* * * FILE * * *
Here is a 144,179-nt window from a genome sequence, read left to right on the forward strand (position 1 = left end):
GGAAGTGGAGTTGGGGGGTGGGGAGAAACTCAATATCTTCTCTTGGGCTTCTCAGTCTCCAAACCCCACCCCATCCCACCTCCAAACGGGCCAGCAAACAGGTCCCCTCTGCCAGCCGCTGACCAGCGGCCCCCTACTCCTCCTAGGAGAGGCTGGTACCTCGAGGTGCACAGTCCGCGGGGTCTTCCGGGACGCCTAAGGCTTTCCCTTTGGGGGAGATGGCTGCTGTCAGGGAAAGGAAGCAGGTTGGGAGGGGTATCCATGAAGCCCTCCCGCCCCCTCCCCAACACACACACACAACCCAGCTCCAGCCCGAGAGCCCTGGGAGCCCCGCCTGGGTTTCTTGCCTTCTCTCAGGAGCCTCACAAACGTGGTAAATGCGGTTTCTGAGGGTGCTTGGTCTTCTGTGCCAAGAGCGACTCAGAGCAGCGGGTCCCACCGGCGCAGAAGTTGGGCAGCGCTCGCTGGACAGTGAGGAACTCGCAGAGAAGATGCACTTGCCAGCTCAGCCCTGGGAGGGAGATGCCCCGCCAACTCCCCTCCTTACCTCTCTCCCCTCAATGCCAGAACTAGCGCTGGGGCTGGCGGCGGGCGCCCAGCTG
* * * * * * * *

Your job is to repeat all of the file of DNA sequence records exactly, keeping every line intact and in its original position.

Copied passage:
Here is a 144,179-nt window from a genome sequence, read left to right on the forward strand (position 1 = left end):
GGAAGTGGAGTTGGGGGGTGGGGAGAAACTCAATATCTTCTCTTGGGCTTCTCAGTCTCCAAACCCCACCCCATCCCACCTCCAAACGGGCCAGCAAACAGGTCCCCTCTGCCAGCCGCTGACCAGCGGCCCCCTACTCCTCCTAGGAGAGGCTGGTACCTCGAGGTGCACAGTCCGCGGGGTCTTCCGGGACGCCTAAGGCTTTCCCTTTGGGGGAGATGGCTGCTGTCAGGGAAAGGAAGCAGGTTGGGAGGGGTATCCATGAAGCCCTCCCGCCCCCTCCCCAACACACACACACAACCCAGCTCCAGCCCGAGAGCCCTGGGAGCCCCGCCTGGGTTTCTTGCCTTCTCTCAGGAGCCTCACAAACGTGGTAAATGCGGTTTCTGAGGGTGCTTGGTCTTCTGTGCCAAGAGCGACTCAGAGCAGCGGGTCCCACCGGCGCAGAAGTTGGGCAGCGCTCGCTGGACAGTGAGGAACTCGCAGAGAAGATGCACTTGCCAGCTCAGCCCTGGGAGGGAGATGCCCCGCCAACTCCCCTCCTTACCTCTCTCCCCTCAATGCCAGAACTAGCGCTGGGGCTGGCGGCGGGCGCCCAGCTG